Despite the raving reviews over Barnes & Noble's new Nook tablets released during 4Q12, the company reportedly faced fierce competition from the likes of Google, Amazon and Apple which released new products in the same timeframe. The bookseller's Nook HD and Nook HD+ went up against the Nexus 10, the Kindle Fire HD tablets, and a 7-inch iPad mini. The new Nooks didn't even have a chance.
Even more, the company released this statement back on February 13. "Based on current forecasts, the Company now expects its fiscal year 2013 NOOK segment EBITDA loss to be greater than it was in fiscal 2012 and expects fiscal year 2013 NOOK Media revenues to be less than $3 billion," Barnes & Noble announced.
Then on Monday, Barnes & Noble said that its Board of Directors has received notice from the company's biggest shareholder, founder and Board chairman Leonard Riggio stating that he plans to propose to purchase all of the assets of Barnes & Noble's retail business. This includes Barnes & Noble Booksellers Inc. and barnesandnoble.com, and excludes the Microsoft-backed Nook Media LLC business which handles the Nook tablets.
"There can be no assurance that the review of Mr. Riggio’s proposal or the consideration of any transaction will result in a sale of the retail business or in any other transaction," the company stated. "There is no timetable for the Strategic Committee’s review. The Company does not intend to comment further regarding the evaluation of Mr. Riggio’s proposal, unless and until definitive agreements for a transaction are entered into or the Strategic Committee determines to conclude the process."
A source close to the company's strategy told the New York Times that the disappointing fiscal 3Q13 numbers, which includes holiday sales, has caused executives to rethink the current strategy. Its digital approach over the last several years has seemingly "run its course", and the company may now need to focus on licensing its content to other device makers rather than engineer and build its own devices.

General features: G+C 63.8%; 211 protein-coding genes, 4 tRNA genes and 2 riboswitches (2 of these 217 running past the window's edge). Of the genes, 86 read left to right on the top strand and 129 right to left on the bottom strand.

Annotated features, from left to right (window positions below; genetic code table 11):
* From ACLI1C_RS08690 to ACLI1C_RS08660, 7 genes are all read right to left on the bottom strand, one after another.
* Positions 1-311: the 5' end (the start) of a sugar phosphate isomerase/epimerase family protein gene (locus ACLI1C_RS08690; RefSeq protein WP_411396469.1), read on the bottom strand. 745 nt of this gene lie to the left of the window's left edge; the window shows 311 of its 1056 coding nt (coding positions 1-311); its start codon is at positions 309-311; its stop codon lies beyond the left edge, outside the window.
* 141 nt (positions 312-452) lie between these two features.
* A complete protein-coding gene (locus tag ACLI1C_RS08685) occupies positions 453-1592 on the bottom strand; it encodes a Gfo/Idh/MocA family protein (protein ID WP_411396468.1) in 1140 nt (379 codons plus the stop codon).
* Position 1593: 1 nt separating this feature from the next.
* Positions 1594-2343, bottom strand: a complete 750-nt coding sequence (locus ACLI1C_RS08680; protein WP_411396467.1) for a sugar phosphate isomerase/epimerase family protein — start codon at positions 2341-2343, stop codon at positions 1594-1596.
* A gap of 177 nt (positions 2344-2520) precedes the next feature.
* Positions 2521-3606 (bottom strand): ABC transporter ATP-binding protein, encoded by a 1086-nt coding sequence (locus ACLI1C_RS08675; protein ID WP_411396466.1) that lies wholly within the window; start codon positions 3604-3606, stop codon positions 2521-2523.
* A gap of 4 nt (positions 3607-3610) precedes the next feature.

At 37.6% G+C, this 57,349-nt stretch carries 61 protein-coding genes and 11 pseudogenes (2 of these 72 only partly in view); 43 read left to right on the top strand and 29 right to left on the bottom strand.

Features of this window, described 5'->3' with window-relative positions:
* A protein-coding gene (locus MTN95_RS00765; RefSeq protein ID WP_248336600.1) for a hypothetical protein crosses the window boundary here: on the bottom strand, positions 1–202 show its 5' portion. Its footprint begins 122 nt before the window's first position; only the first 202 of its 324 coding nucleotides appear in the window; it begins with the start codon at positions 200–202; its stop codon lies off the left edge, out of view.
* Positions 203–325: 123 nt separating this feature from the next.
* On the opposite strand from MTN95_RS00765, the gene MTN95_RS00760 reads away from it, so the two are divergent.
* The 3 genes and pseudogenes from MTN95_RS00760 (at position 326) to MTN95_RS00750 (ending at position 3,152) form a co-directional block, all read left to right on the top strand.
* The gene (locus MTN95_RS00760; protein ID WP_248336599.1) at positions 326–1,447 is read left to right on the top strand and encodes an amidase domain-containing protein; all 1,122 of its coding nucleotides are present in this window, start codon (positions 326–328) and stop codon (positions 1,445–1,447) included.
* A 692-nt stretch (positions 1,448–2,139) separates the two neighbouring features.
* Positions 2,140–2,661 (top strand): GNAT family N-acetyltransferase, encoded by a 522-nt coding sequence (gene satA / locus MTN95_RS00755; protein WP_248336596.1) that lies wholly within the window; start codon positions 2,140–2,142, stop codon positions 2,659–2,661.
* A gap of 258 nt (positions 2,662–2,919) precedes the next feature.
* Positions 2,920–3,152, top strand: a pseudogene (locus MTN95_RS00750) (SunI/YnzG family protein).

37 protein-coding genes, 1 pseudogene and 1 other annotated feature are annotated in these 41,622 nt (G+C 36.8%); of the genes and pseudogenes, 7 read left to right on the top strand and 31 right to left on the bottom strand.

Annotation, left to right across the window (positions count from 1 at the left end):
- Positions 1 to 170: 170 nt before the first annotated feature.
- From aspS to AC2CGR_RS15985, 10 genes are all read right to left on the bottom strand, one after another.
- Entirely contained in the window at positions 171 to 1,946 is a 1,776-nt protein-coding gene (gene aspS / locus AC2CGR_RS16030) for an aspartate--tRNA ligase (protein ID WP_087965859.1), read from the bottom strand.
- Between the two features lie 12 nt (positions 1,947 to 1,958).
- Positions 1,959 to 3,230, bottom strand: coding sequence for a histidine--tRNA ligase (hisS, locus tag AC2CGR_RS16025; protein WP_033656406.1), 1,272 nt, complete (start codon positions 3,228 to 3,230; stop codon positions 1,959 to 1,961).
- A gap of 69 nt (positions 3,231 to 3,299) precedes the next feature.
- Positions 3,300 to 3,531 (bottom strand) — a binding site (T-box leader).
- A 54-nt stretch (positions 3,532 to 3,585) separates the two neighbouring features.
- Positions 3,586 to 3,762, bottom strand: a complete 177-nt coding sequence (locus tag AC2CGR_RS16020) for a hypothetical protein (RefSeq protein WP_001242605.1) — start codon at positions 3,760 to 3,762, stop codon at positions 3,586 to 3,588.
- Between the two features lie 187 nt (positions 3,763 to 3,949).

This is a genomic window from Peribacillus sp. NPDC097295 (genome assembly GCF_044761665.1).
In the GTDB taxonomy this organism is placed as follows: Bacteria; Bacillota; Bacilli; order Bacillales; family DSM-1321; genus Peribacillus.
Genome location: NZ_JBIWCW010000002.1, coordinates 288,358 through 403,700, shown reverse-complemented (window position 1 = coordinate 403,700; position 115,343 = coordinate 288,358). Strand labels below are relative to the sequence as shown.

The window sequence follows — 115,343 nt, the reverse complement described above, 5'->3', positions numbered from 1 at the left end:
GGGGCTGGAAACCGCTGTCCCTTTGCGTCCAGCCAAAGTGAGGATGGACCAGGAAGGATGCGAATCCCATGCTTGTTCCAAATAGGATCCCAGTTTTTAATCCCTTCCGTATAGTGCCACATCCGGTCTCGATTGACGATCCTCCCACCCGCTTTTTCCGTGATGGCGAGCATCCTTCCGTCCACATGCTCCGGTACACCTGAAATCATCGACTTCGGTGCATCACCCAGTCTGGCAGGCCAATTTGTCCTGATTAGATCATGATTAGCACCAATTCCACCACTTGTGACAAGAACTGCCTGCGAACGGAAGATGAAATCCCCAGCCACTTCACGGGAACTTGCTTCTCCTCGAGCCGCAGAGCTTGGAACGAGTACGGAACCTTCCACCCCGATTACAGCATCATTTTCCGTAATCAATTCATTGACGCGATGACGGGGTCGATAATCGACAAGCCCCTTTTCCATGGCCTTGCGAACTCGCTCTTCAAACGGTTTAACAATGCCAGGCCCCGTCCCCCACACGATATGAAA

"They are not completely getting out of the hardware business, but they are going to lean a lot more on the comprehensive digital catalog of content," the unnamed source told the paper. The source also said that on Thursday the company will "emphasize its commitment to intensify partnerships with other tablet producers like Microsoft and Samsung to make deals for content that it controls."
Back in January, Barnes & Noble hinted that it may spin off its Nook tablets, saying that it was looking to pursue strategic exploratory work to separate the Nook business from the rest of the company in order to capitalize on the rapid growth of the Nook digital business.
“We see substantial value in what we’ve built with our Nook business in only two years, and we believe it’s the right time to investigate our options to unlock that value,” said William Lynch, Chief Executive Officer of Barnes & Noble. “We have a large and growing installed base of millions of satisfied customers buying digital content from us, and we have a Nook business that’s growing rapidly year-over-year and should be approximately $1.5 billion in comparable sales this fiscal year."
Lynch said that between continued projected growth in the U.S., and the opportunity for Nook internationally in the next 12 months, the company expects the business to continue to scale rapidly for the foreseeable future. That said, Barnes & Noble's Nook Media business may make a bigger impact on the market if it served as a separate entity.
For the nine-week holiday period alone, the company's digital business only saw net revenues of $311 million, down 12.6-percent compared to the same period in 2011. Digital content sales actually increased 13.1-percent while device unit sales brought the entire unit's numbers down. The company said Nook sales were off to a great start during the Black Friday period, but tanked thereafter. The company said it would investigate why the tablets did so poorly in December.